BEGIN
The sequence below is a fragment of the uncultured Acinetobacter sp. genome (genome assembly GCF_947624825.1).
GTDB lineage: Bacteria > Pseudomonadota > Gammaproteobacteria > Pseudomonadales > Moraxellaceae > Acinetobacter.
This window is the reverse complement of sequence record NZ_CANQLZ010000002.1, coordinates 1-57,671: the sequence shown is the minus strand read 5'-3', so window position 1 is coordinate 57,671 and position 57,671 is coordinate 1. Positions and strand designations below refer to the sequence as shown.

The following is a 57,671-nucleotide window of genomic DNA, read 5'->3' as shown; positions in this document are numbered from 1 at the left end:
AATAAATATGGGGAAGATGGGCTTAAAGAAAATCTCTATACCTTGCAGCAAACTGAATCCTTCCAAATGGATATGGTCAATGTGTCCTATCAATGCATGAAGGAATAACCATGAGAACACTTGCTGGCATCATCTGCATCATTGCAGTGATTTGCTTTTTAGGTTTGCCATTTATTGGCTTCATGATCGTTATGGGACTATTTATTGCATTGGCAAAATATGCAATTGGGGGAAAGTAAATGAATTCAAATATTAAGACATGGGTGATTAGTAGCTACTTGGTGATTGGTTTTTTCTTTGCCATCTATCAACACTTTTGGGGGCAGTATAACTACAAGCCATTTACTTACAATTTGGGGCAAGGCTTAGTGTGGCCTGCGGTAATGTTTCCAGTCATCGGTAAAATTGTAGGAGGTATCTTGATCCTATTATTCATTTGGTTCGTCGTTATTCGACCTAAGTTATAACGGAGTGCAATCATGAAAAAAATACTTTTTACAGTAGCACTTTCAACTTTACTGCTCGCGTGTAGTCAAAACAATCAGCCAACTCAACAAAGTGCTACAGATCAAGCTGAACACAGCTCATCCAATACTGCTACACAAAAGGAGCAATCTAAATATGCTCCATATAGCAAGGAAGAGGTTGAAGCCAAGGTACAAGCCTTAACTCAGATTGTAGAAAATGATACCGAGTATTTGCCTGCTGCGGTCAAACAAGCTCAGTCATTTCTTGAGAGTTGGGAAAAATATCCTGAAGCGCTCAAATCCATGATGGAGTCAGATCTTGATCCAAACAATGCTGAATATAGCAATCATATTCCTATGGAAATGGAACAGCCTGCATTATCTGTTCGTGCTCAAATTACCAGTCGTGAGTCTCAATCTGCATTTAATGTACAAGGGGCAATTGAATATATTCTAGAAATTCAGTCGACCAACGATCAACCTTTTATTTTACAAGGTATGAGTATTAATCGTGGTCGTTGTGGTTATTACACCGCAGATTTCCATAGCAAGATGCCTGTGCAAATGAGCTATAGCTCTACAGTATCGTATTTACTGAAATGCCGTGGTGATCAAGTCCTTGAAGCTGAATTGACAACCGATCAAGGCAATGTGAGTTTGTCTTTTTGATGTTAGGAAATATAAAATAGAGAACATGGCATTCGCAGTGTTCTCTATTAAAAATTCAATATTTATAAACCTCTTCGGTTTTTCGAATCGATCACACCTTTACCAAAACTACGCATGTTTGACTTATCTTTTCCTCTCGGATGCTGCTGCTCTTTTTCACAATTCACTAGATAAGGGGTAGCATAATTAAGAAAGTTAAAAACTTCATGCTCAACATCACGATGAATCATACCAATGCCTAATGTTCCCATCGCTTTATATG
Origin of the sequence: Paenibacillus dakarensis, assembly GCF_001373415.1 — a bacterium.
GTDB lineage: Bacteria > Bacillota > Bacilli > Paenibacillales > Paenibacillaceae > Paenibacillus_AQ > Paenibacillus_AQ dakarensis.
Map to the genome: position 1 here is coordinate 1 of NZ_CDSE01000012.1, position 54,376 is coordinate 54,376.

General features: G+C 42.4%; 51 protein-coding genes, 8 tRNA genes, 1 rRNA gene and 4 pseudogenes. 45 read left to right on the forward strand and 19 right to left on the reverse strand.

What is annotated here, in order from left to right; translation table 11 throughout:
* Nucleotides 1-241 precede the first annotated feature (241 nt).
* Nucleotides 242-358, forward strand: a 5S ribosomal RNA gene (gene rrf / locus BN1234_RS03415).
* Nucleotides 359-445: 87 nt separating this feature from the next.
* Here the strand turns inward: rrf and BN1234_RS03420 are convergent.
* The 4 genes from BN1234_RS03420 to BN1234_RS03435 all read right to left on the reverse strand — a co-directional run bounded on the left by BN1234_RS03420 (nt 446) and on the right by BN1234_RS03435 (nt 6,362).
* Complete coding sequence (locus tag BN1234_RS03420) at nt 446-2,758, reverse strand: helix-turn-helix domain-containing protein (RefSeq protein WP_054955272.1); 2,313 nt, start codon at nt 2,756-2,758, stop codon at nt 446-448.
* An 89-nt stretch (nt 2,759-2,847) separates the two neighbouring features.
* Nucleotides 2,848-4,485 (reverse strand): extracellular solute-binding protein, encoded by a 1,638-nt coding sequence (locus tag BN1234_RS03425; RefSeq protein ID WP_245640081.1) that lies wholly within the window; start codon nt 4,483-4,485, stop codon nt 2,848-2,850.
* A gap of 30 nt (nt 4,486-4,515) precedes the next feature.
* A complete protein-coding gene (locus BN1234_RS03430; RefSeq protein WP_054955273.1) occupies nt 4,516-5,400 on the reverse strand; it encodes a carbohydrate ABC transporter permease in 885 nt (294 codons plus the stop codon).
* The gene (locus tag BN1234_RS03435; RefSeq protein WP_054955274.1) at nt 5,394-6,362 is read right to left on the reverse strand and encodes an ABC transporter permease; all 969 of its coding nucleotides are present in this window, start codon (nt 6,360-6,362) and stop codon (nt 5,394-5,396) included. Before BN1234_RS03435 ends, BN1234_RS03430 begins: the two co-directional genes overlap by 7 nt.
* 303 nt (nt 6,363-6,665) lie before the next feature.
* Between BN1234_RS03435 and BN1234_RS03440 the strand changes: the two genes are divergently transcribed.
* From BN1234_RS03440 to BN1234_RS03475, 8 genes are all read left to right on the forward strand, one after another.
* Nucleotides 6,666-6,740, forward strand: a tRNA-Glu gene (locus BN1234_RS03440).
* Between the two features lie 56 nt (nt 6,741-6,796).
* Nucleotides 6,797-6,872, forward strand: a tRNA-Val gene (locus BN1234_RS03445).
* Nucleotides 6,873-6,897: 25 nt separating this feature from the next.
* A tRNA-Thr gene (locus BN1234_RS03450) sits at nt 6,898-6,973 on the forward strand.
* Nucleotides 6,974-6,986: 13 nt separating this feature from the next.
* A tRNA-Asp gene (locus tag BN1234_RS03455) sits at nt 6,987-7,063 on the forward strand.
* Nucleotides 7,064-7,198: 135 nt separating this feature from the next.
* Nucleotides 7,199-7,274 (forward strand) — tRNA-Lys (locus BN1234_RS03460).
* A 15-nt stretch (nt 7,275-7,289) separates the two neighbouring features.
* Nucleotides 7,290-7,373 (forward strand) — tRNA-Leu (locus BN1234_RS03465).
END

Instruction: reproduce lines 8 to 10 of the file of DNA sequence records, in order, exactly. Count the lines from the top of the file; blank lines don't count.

Map to the genome: position 1 here is coordinate 1 of NZ_CDSE01000012.1, position 54,376 is coordinate 54,376.

General features: G+C 42.4%; 51 protein-coding genes, 8 tRNA genes, 1 rRNA gene and 4 pseudogenes. 45 read left to right on the forward strand and 19 right to left on the reverse strand.

What is annotated here, in order from left to right; translation table 11 throughout: